Fresh inoculums were obtained in March 2017 from single-conidia of AFE001 and AFE002 cultured on potato dextrose agar (PDA) medium diluted eight times and supplemented with 50 mg/ml of streptomycin. Cultures with endophytes were incubated at 22 ± 2 °C and 350 μmol m−2 s−1 with a photoperiod 14/10 day/night. After two weeks of incubation, conidia were harvested from plates by adding 10 ml of sterile water and gently scraping off conidia with a sterile glass slide. The conidia suspension was adjusted to 100 ml of 0.05% Tween-100, sterilized solution, filtered through three layers of sterile cotton cheesecloth gauze. Conidia concentration was estimated by using a Neubauer chamber and adjusted to 1 × 105 conidia/ml and its viability was tested according to the methodology described by Greenfield et al.45; the mean conidia viability was >95%.

The endophyte inoculum consisted of a concentrated mix of conidia from the two fungi (P. brevicompactum and P. chrysogenum). Plants were inoculated with a ~2 ml suspension containing a concentrated mix of spores (5000 spores ml−1) from each fungal endophyte directly applied to the rhizosphere of each individual plant. This procedure was repeated twice (15 days apart) to ensure the fungi to establish an effective association; verification of the symbiosis was evidenced by microscopy (Motic BA 310, with camera Moticam 2500) using root smears re-cultured on plates. Before the beginning of the experiment, two plants of each species/treatment were sacrificed to check microscopically for the presence or absence of endophytes by using a dissection microscope (Motic BA410, Chinese Group, CO., Ltda.) after cleaning the roots in 10% KOH (w/v) and staining with trypan blue in an acid glycerol solution.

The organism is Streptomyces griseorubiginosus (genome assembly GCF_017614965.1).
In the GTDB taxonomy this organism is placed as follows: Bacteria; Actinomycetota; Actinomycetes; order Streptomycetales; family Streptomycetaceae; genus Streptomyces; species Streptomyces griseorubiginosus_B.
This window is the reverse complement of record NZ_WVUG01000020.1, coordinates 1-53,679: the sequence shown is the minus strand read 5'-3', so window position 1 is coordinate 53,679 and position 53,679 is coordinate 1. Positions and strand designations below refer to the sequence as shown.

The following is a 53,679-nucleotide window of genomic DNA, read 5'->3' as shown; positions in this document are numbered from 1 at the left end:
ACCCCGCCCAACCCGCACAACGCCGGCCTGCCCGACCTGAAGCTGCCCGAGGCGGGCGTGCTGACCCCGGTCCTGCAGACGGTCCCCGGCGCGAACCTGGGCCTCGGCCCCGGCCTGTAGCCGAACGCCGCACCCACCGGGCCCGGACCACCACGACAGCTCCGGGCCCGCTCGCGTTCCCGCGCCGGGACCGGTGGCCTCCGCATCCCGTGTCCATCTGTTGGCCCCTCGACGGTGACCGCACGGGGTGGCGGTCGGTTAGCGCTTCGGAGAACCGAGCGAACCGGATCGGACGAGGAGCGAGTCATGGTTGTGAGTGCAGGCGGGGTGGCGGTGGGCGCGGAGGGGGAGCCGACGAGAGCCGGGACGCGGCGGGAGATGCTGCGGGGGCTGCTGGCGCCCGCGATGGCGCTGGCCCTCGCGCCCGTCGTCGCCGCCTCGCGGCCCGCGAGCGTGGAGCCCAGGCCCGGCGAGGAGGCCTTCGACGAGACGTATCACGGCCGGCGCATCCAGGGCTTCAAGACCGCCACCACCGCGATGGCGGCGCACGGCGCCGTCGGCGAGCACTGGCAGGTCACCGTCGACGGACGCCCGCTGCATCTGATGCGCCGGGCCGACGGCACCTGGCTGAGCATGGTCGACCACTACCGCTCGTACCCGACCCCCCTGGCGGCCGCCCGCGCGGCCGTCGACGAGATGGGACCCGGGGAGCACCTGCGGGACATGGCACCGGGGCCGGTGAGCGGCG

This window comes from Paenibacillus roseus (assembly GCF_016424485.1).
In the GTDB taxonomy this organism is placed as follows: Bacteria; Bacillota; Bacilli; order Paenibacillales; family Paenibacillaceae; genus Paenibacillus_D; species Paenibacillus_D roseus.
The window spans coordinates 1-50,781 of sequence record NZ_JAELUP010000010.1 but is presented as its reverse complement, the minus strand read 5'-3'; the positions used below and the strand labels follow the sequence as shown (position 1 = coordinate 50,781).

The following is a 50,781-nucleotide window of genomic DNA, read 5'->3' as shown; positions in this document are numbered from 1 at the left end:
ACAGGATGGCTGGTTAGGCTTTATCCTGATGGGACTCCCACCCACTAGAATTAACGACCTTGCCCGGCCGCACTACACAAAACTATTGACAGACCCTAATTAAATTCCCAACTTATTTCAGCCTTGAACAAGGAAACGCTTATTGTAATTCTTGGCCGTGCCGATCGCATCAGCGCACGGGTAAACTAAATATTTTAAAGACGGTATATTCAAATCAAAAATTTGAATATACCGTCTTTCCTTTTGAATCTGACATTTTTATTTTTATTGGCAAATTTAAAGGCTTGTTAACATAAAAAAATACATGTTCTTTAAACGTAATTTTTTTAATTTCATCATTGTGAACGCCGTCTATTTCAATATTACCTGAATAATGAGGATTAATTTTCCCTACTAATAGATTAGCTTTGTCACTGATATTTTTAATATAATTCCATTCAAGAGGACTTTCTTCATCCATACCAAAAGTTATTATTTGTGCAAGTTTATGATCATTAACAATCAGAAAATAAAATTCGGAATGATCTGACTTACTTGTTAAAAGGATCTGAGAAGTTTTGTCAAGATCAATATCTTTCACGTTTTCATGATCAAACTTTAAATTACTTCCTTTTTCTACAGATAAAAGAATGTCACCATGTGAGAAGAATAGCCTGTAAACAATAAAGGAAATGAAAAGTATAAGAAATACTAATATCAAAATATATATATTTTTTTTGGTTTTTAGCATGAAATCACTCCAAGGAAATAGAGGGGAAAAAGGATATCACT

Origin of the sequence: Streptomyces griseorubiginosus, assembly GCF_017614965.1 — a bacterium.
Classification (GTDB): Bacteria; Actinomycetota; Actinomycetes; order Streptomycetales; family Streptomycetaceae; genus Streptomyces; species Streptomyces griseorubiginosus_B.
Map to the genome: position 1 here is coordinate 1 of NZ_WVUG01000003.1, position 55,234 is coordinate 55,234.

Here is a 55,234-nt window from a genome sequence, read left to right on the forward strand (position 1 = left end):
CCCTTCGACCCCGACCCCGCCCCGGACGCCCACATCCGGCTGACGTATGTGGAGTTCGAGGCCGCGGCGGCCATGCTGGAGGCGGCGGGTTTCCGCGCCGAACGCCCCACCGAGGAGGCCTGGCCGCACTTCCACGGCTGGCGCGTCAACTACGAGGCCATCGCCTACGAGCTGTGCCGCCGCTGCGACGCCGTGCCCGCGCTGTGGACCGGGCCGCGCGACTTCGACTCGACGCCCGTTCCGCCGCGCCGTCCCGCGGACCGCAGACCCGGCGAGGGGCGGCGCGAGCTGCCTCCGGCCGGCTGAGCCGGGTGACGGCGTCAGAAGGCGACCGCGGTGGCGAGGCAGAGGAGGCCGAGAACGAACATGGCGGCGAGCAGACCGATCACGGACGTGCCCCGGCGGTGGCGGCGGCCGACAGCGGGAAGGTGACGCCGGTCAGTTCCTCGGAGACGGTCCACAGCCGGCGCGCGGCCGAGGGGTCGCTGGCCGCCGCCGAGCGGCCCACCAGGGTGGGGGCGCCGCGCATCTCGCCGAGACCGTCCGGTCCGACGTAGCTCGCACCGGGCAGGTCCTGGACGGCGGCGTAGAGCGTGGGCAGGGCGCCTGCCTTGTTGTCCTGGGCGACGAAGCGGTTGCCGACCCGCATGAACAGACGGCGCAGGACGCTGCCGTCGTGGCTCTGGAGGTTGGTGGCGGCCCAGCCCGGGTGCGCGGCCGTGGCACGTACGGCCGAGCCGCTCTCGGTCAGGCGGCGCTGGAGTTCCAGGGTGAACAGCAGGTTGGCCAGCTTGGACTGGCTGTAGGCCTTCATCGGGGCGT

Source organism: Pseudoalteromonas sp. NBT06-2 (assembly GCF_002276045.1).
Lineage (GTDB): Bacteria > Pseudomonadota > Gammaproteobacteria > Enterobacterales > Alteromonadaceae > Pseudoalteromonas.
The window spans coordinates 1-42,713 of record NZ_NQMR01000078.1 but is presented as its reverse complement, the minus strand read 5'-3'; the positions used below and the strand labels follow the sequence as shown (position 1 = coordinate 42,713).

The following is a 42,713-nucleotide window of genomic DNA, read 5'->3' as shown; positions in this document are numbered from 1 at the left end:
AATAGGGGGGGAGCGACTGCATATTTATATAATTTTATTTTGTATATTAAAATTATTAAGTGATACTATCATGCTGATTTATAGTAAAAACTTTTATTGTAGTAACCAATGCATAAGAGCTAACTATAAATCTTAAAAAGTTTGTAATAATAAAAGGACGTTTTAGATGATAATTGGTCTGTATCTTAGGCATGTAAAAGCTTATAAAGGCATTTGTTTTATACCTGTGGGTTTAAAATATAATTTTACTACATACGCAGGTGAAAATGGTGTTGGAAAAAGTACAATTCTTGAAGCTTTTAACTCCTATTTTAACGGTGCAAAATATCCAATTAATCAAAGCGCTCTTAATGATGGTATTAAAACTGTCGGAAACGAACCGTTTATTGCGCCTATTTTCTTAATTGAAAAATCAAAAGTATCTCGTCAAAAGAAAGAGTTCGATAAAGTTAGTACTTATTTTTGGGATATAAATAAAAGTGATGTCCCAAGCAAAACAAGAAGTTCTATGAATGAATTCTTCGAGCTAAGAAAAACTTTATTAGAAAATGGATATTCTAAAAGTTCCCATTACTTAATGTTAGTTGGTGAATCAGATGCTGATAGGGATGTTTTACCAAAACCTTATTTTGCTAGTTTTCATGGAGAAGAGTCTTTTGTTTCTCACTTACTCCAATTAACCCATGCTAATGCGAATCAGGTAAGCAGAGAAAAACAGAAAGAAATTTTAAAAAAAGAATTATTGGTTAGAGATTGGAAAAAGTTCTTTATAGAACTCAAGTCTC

Host plant species and experimental design

Lactuca sativa L. (lettuce var. Romaine) and Solanum lycopersicum L. (tomato var. Moneymaker) seedlings were obtained from seeds germinated in the glasshouse located at the Universidad de Talca, Talca, Chile (35°24′S; 71°37′W), under semi-controlled environmental conditions of light and temperature (760 ± 96 μmol m−2 s−1 with a photoperiod of 14/10 day/night, and 22 ± 5 °C). For treatment setup, lettuce and tomato seedlings previously inoculated in the laboratory were transplanted into the field in Chilean springtime of 2018 when individuals presented at least four expanded leaves and 3-cm roots. One-hundred seedlings of each species were randomly assigned to one of the four treatments: (i) plants without the endophytes were irrigated with 40 mL of tap water plus 50 mM NaCl per day (Soil Electrical Conductivity: 6.8 ± 1.7 mS cm−1), (ii) plants with the endophytes were irrigated with 40 mL of tap water plus 50 mM NaCl per day (SEC: 7.5 ± 1.9 mS cm−1), (iii) plants without the endophytes were irrigated with 40 mL of tap water plus 150 mM NaCl per day (SEC: 17.6 ± 1.2 mS cm−1), and (iv) plants with the endophytes were irrigated with 40 mL of tap water plus 150 mM NaCl per day (SEC: 17.2 ± 1.5 mS cm−1). The irrigation of the plants remained constant during the experiment.

The amount of tap water that is normally added to lettuce and tomato crops in different commercial stations in the Maule region of Chile for this time of the year, ranges from 30 to 45 mL/day per plant. The seedlings were transplanted to the field and distributed in rows with a distance between plants of 0.2 m and a distance between rows of 0.5 m. Each treatment was assigned to independent rows with four rows per each treatment. The soil of the plot is characterized by high content of clay, good drainage, and low levels of salt (49 ± 5 mM NaCl; unpublished data). Each individual was fertilized with 0.2 g L−1 of Phostrogen (Solaris, NPK, 14:10:27) every 30 days. The experiment lasted for 90 (lettuce) and 100 (tomato) days, and the measurements were carried out simultaneously in all treatments for both species. Environmental conditions were recorded at midday (12:00–15:00 h) during the whole experimental period. Air temperature and relative humidity was recorded with a data logger (HOBO-Pro v2 U-23) and sunlight was registered with a portable photosynthetic active radiation sensor (Li-190 quantum sensor). During the experiment, daily mean temperature and relative humidity were 21.6 °C (±3.8) and 65% (±12), respectively; while daily mean radiation was 1,422 μmol m−2 s−1 (±336).

Crop yield